Tannia Mayorga Torres1,21 Universidad Central del Ecuador. Faculty of Geology, Mining, Oil, and Environment 2 Hubert H. Humphrey Fellowship 2015-16 IntroductionLandslides lead to human and economic losses across the country, mainly in the winter season. On the other hand, satellite radar data has cost-effective benefits due to open-source software and free availability of data. With the purpose of establishing an early warning system of landslide-related surface deformation, three case studies were designed in the Coast, Sierra (Andean), and Oriente (jungle) regions. The objective of this work was to assess the capability of L-band InSAR to get phase information. For the calculation of the interferograms in Repeat Orbit Interferometry PACkage, the displacement was detected as the error and was corrected. The coherence images (Figure 1) determined that L-band is suitable for InSAR processing. Under this frame, as a first approach, the stacking DInSAR technique [1] was applied in the case studies [2]; however, due to lush vegetation and steep topography, it is necessary to apply advanced InSAR techniques [3]. The purpose of the research is to determine a pattern of data acquisition and successful results to understand the spatial and temporal ground movements associated with landslides. The further work consists of establishing landslide inventories to combine phases of SAR images to generate maps of surface deformation in Tumba-San Francisco and Guarumales to compare the results with ground-based measurements to determine the maps' accuracy. References[1] Sandwell D., Price E. (1998). Phase gradient approach to stacking interferograms. Journal of Geophysical Research, Vol. 103, N. B12, pp. 30,183-30,204. [2] Mayorga T., Platzeck G. (2014). Using DInSAR as a tool to detect unstable terrain areas in an Andes region in Ecuador. NH3.5-Blue Poster B298, Vol. 16, EGU2014-16203. Austria. [3] Wasowski J., Bovenga F. (2014). Investigating landslides and unstable slopes with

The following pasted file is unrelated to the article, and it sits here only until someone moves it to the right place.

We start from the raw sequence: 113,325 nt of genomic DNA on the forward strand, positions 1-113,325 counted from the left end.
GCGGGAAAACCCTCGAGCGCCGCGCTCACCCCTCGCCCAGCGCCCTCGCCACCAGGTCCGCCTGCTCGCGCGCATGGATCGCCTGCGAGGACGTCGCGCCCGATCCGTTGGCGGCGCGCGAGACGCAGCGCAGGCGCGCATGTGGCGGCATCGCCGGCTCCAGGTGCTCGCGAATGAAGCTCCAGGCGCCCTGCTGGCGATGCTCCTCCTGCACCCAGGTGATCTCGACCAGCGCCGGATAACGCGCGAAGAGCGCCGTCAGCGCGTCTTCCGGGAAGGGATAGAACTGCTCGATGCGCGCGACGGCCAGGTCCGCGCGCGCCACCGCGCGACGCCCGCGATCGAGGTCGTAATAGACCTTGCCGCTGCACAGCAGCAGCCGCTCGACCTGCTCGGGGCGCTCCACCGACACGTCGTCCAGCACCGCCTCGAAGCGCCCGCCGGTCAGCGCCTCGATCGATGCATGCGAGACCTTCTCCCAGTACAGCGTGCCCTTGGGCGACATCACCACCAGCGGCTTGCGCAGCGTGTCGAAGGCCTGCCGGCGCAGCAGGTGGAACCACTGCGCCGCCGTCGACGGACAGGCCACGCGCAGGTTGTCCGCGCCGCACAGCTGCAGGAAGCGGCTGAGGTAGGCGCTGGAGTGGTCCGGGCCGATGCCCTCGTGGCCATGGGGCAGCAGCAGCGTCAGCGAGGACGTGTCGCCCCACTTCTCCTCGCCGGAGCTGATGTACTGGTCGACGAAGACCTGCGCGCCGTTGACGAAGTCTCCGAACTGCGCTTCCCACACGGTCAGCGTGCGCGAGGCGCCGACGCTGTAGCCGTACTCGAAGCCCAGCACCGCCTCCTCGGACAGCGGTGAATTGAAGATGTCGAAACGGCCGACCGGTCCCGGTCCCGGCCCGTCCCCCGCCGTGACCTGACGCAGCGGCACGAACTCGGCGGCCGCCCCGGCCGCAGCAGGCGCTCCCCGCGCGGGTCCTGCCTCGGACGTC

5. Development plan for an advanced drilling system with real-time diagnostics (Diagnostics-While-Drilling)

    SciTech Connect

    FINGER,JOHN T.; MANSURE,ARTHUR J.; PRAIRIE,MICHAEL R.; GLOWKA,D.A.

    2000-02-01

    This proposal provides the rationale for an advanced system called Diagnostics-while-drilling (DWD) and describes its benefits, preliminary configuration, and essential characteristics. The central concept is a closed data circuit in which downhole sensors collect information and send it to the surface via a high-speed data link, where it is combined with surface measurements and processed through drilling advisory software. The driller then uses this information to adjust the drilling process, sending control signals back downhole with real-time knowledge of their effects on performance. The report presents background of related previous work, and defines a Program Plan for US Department of Energy (DOE), university, and industry cooperation.